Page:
Over the last few years Hellebores have been becoming one of my most favorite flowers. The more I see them and work with them the more I like them. I never really noticed them as a plant before they came up on our plant ID study list in college.

We walked around campus and looked at masses of green kind of tattered looking plants that has tons of green flowers and weird seed pods. We learned about the “Stinking hellebore” and how some of these plants had been around since the dinosaur ages. Pretty impressive! I value fortitude in plant material, so I bought a few while I studied them. They were the green flower varieties and I ended up digging them up and donating them to my mother’s yard, where they hung on to a rock hillside much happier than they had been in my sandy loam planting beds.


A few years ago Mom brought me a magazine article about Hellebores showing plants of all different colors and speckled blossoms of white, black and pink. I think It was Martha Stewart, but I’m not sure, I just know it was fabulous and they had a teeny tiny side note that said the plants came from a Nursery in my area! I found the Nursery; I tracked down the hellebore’s and I was in heaven.

Probably spent an hour choosing the exact coloring of each individual plant, White with deep red purplish spots, dark, dark purple almost black, I still want to find a good true pink. It was a hefty sum at the checkout, and I got the are you crazy look from my husband for spending so much on four plants, but C’est la vie! Hyacinths for the soul, right?


And so began my love affair with hellebore! There are so many things I love about this Plant, let me start with now; It’s blooming NOW! at the end of January giving hope of spring and warmer weather. I don’t live in a cold climate, but I’ve seen tons of pictures of this plant coming up right out of the snow. It’s not afraid of cold weather. Because the newer orientalis varieties of Hellebore have only recently become widely available, Hellebore is still a less common stunner and so I think just growing this cool plant drives up you garden sheik originality factor.

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Since Hellebore start blooming now their dormant season is in the summer. I have mine paired with foliage plants that fill in over the summer and the hellebores make a nice background green accent that lends itself to tropical theme, and they are considerably drought tolerant.



What more could you want! (plant-lovers sigh)

Look For Helleborus orientalis in your local Nursery or garden Canter to get the most colorful varieties!

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Lovely Lettuces for the Lazy Gardener

Lovely Lettuces for the Lazy Gardener.

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Lovely Lettuces for the Lazy Gardener

Last winter I planted heirloom varieties of red and chartreuse lettuces and I under planted them with a mix of purple toned tulips. Between the winters sun being too low and leaving the bed in the shadow of the back fence and heavy rains all of the bulbs rotted out. Image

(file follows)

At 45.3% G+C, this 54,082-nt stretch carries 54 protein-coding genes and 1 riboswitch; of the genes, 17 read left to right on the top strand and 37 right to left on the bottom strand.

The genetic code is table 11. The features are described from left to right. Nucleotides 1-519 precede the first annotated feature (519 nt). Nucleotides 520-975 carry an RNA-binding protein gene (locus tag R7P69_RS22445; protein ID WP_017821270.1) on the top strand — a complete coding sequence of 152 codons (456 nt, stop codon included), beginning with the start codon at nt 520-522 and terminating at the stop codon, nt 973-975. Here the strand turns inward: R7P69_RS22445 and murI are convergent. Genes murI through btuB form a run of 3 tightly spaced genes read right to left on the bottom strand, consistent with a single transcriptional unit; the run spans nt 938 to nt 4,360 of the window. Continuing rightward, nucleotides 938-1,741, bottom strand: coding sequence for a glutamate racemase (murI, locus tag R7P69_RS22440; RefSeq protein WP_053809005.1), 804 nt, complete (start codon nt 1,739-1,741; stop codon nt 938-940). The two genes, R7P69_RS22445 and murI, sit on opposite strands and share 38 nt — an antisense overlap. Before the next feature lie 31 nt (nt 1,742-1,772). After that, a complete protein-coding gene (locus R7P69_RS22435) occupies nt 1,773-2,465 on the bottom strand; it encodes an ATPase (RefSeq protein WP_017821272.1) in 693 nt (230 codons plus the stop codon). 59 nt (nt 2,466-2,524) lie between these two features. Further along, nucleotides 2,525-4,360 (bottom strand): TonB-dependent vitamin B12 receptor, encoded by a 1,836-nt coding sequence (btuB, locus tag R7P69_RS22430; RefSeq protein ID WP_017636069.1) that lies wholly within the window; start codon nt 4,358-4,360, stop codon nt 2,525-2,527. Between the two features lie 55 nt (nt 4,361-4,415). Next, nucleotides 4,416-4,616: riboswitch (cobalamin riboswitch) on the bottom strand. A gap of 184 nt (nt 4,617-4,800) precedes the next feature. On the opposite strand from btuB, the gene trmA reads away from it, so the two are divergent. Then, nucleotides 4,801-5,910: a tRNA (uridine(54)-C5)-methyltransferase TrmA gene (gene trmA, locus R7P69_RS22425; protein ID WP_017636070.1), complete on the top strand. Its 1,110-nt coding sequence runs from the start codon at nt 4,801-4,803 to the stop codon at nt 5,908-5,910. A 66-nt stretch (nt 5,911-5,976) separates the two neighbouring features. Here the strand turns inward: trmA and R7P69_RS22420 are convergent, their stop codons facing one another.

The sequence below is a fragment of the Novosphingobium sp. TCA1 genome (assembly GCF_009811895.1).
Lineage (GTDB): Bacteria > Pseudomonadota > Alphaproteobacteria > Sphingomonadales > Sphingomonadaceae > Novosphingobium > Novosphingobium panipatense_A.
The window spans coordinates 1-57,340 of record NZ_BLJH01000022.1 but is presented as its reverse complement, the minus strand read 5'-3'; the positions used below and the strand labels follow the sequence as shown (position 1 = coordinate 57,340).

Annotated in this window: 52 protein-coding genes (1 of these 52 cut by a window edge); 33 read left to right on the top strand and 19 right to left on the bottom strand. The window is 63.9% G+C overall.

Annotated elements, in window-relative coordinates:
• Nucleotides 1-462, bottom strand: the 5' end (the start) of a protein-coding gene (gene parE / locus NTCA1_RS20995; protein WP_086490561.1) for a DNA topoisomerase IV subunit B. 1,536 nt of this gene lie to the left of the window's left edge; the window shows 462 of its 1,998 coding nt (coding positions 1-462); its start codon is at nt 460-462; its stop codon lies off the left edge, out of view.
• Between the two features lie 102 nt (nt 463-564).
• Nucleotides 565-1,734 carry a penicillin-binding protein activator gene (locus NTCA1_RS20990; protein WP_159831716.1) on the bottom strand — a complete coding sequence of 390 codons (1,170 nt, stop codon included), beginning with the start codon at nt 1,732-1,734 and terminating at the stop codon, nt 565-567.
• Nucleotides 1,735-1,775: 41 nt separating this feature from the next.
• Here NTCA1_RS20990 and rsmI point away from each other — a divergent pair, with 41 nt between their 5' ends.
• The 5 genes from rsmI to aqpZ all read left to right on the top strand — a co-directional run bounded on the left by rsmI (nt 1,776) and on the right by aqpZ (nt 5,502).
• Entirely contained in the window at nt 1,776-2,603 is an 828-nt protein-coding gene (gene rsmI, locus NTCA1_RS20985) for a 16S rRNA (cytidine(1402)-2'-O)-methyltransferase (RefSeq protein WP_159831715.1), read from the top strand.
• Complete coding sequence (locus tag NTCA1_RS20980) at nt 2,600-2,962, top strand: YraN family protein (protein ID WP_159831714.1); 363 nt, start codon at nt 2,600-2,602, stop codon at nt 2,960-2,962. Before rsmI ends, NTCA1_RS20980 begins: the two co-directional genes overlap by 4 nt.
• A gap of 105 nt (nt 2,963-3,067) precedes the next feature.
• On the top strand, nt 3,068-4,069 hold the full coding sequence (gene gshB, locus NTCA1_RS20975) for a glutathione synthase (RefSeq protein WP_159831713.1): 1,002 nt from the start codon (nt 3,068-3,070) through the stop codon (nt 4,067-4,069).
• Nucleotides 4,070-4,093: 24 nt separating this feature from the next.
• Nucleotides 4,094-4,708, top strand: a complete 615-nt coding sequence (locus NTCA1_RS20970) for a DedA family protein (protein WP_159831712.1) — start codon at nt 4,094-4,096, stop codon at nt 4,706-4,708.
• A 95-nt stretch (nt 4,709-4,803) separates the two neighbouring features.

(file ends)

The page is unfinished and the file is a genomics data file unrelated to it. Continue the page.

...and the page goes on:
The lettuce looked good for a few weeks and then it got hot all of a sudden and they bolted. Right about this time I realized I had to ration out the volume of water I could collect in our spring box and my hose was 10 feet too short to get to the lettuce bed, so I decided to abandon it and focus my energy on the concentrated veggie area that was plumbed for low flow drip irrigation I could easily connect to my spring water collection tank.Image

This winter I decided I needed a break from the constant tending of the veggie garden. My efforts the last few winters have not really brought any great garden bounty to my kitchen table. I have planted flats upon flats of veggies in September and October only to have the Indian summer greenery starved deer burglarize my garden and leave nothing for me. I really don’t mind sharing with the deer rabbits Squirrels and critters that pass through my garden, but it usually takes me a month or so to excuse another big nursery purchase and put out starts again. And then they end up in the ground a little to last and all I can do is hope for the best, which usually means the second or third attempt at chard, garlic or onions happens to late, and they sit out there in the yard looking tattered and cold and glum and you don’t want it to rain too hard or your onions will drown. So this year I decided to wait until we get our June-uary and super sunny February days before I put anything in the ground.

Today was lovely, a clear deep blue sky with big puffy clouds floating through. I walked out to my abandoned lettuce bed, thinking about planting sweet peas on the trellises where the snap peas were, and I saw all across the top of the soil baby red leaf lettuce was coming up!Image

All I needed was to do a little weeding and I have my heirloom variety red lettuce crop right in the middle of winter. No effort needed. Its funny how excited I was, being somewhat challenged in the seeded starting department, that my negligence of ignoring the lettuce bed after the hot weather arrived allowed this little garden miracle to happen.ImageImage I weeded the bed and found snap peas coming back too, you know from the peas I left on the vine because I was too lazy to pick them every day. I hope I see some of the Heirloom bean variety ‘Lazy Housewife’ which is supposed to need very little de-stringing, will re-appear on their own in the spring. Even if they don’t all of the plant additions I will be making will be heirlooms!

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Winter Color

Winter Color

I added five flats of color to this planter to liven it up for the winter.


I love this combo of yellow primrose and ultra marine Pansy’s


It worked really well for winter interest around these Tibochina bushes


I can wait to see it all grown in!


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